We had been given some chicken wire (hardware cloth) in exchange for a couple of our ducks the previous year, so that also made the project very cheap. (Chicken wire in France is fanatically expensive, for some reason, hence I jumped at the chance to exchange some ducks for it.) All I had to purchase were some 1 x 2 pieces of wood (cheaper than 2 x 4s but good enough for the project), as well as a few screws and u bend nails. The chicken duck enclosure would be slightly unconventional, but imminently practical and would have the bonus of being able to take apart should we ever wish to move it.
How to… at least my way
Using a meter (yard) long metal rod and a sledge hammer, I ‘dug’ holes by wacking the rod into the ground and wiggling about. Once deep enough I replaced the rod with an upright 1 x 2 piece of wood. (They stood about 2 meters tall.) Then, climbing a ladder, with my trusty sledge hammer, I hammered the wood in until it was fairly solid, e.g. about 1/3 a meter was in the ground. I added a support by putting in another metal rod (we had lots left over from an old garden), next to the wood and keeping together with wire. Each post went along the perimeter hedge, a little over a meter apart. Additional posts went in to the front of the triangle and to the back of the chicken and duck houses.
The chicken wire was then attached along the posts using the u bend nails. Two lengths were used, one above the other so chicken wire ran around the whole enclosure and up almost 2 meters. Also, a trench was dug between the posts and a goodly amount of the chicken wire was put into the ground, then rocks and dirt piled over it. An additional post was attached to the front of the chicken house to act as a central beam. Plastic laundry line was run across and from corners to the central post. Over the top and attached to these lines I put bird netting, thus enclosing the entire area from prey from above.
Getting in and out was a matter of recycling. We had an old mesh panel, that was almost door height. Using left over 1 x 2s, I attached them as supports between 2 posts and fitted the mesh panel in between, adding hinges (and lock) to make it a door. We also had 2 smaller panels I recycled from the previous rabbit run. Using the same principal, I made French doors at the opposite side of the enclosure. The advantage of this is that it would allow me to back up our ‘voiturette’ (like a golf cart, but for gardening) and deliver clean straw or take away dirty straw.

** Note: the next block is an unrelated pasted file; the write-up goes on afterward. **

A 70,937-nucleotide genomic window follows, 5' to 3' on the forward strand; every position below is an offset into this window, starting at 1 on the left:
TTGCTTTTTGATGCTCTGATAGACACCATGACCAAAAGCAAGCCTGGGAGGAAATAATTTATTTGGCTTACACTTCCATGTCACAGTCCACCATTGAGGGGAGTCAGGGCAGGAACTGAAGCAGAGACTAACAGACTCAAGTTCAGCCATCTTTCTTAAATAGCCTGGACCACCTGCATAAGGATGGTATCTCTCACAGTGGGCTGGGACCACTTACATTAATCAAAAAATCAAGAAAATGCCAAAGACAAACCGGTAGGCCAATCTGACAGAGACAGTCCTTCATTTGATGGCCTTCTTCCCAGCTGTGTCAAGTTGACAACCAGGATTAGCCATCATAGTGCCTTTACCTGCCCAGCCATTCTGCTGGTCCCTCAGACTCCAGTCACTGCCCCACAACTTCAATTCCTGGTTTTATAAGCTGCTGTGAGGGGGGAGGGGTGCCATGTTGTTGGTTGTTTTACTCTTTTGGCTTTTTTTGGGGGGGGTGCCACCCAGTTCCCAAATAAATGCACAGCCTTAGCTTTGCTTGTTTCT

The two final steps were to clear away and trim the underside of the hedge that ran along the fence side. This would give shade and a place to forage and sleep. And underneath the nesting box that juts out from the side of the chicken house became the dirt bath area, with some lovely mole dirt mixed with ash. (Mole dirt is the best, pre-sifted dirt one can find in the garden ~ should you have moles.)
et Fini? Mais non…
Now it truly is spring (summer) and our ducks are having ducklings. My days are now spent working logistics as I divide and conquer. This is a true test of the enclosure, not only in keeping the ducks and ducklings safe from predators, but each other as well. Our Sir Studly is very keen on his girls, but not see keen on his offspring. And who knew how territorial mama ducks were?!? So the enclosure has been divided into sections, so I am very thankful that I thought big.
The key to any good enclosure, I think, is simplicity and versatility. You never know what mischief these feathered friends are going to get up to, but at least I feel confident that with my enclosure I can hopefully meet all the demands.
* From our Blog post on PumpjackPiddlewick.com
Building a multi-use and simple Chicken Duck Enclosure
How to build a chicken (duck) enclosure. After much planning, reviewing and more planning, we finally threw all the ideas away and went for simple...